Water utility Rand Water has implemented flow control measures in Gauteng, after residents failed to heed the call to use water sparingly, putting water availability at risk.
The flow restrictions were put into effect on Friday night and will remain in place until the system recovers. As a result, consumers in the province can expect intermittent water supply.
Major metros in the province have been hit by stage 2 water restrictions after a heat wave and load shedding caused several issues. One of the biggest problems was increased water consumption by residents.
Rand Water said that it serves around 17 million water users in the province, but the average consumption among these users is over 300 litres a day compared to the global average of around 170 litres.
“To safeguard the integrity of the system and to ensure continued water supply, Rand Water imposed a water supply reduction of 30% so that there is still enough water in the reservoirs to mitigate, amongst others, intermittent supply,” the group said.
“To stabilise and avoid the emptying of the reservoirs and a complete system crash, Rand Water will further apply the flow control management of its reservoirs.”
This measure gives Rand Water full control of water supply and no longer relies on consumers to reduce consumption.
The new restrictions will impact all municipalities, including:
- City of Johannesburg
- City of Ekurhuleni
- City of Tshwane
- Rand West Local Municipality
- Mogale City Local Municipality
- Rustenburg Local Municipality
To avoid the intermittent water supply, consumers need to reduce consumption, the group said.
“We recommend that municipalities impose water restrictions through their by-laws and effectively police their implementations,” it said.
It further recommended a ban on:
- Sprinkler systems
- Watering of lawns
- Use of hosepipes to wash cars or clean pavements
These recommendations are in-line with stage 2 water restrictions in the areas affected.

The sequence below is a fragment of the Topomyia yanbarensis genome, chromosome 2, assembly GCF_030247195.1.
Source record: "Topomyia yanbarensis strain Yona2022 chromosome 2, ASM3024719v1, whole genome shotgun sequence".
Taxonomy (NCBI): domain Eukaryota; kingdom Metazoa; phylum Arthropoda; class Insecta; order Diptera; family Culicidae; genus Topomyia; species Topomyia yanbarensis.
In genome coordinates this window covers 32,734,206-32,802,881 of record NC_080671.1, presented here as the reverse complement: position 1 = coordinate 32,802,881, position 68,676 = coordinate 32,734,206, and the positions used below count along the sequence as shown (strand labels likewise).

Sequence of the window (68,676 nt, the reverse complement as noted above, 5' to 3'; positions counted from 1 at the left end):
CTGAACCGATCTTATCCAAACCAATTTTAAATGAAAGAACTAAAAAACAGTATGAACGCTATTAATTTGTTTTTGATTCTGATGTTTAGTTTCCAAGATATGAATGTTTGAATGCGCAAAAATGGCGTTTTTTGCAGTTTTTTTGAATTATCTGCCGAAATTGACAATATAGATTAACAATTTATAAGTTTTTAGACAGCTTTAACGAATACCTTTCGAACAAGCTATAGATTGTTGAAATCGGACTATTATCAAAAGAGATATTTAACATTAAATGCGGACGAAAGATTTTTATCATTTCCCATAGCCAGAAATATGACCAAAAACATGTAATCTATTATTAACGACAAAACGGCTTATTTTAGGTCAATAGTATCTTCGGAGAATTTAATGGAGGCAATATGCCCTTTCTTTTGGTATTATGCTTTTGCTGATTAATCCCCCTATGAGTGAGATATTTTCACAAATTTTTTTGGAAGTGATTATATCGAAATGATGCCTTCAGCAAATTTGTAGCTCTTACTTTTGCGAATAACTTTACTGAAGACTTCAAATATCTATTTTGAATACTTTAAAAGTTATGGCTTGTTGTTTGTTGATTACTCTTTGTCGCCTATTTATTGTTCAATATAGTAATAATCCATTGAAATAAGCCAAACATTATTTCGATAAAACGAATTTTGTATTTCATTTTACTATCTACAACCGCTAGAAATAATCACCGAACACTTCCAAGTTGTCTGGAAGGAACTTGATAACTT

Rand Water spokesperson Makenosi Maroo previously said that if public consumption of water does not ease up and reservoirs are unable to fill up quickly enough, affected regions will have to move up to higher stages of restrictions.
“We will have to move up to different stages to ensure we manage the situation,” she said, adding that any changes to the water situation will come with advance warning.
“There is a plan; we always communicate with our clients – the municipalities in this case. We warn them in advance – we warned them about a month ago to say we are monitoring our reservoirs.”
For Rand Water, water restriction levels affect the overall supply of water to municipalities from its reservoirs. This is a 20% cut at level 1, 30% at level 2, etc.
However, she assured that there will not be a ‘complete switch-off’ of water supply, noting that the reservoirs cannot function this way.
“It would take us forever to refill the reservoir – we will not run completely empty,” she said.
Municipalities have varying restrictions in play during different stages. According to ward councillors in Joburg, the following restrictions apply at various stages:
- Watering of gardens is not allowed between 06h00 and 18h00 in the summer months (September 1 to March 31).
- Using garden hoses to clean hard surfaces is also not allowed.
- Sprays and sprinklers are banned.
- Handheld hosepipes can only be used between 17h00 and 19h00.
- Vehicles should be cleaned between 17h00 and 19h00, using hoses that have a trigger nozzle.
- Sprinklers and other sprays and dripper systems aren’t allowed.
- Handheld hoses can only be used for 15 minutes between 17h00 and 19h00.
- The use of grey water is advised.
- Filling of pools is allowed for 15 minutes using hosepipes.
- Outdoor irrigation of commercial and industrial spaces is banned.
- Buckets of water must be used to wash vehicles.
- No filling of swimming pools.
- Recycling is encouraged, such as the use of grey water.
- All limits of level 4 are upheld.
- The efficient and moderate use of water is encouraged.
- Non-residential households and properties must cut consumption by 45%.
- Water drawn from boreholes should not be used for outdoor purposes.
- Watering for agriculture should be reduced to 60%.
Read: Stage 2 water restrictions hit Joburg, Tshwane and Ekurhuleni – here are the areas affected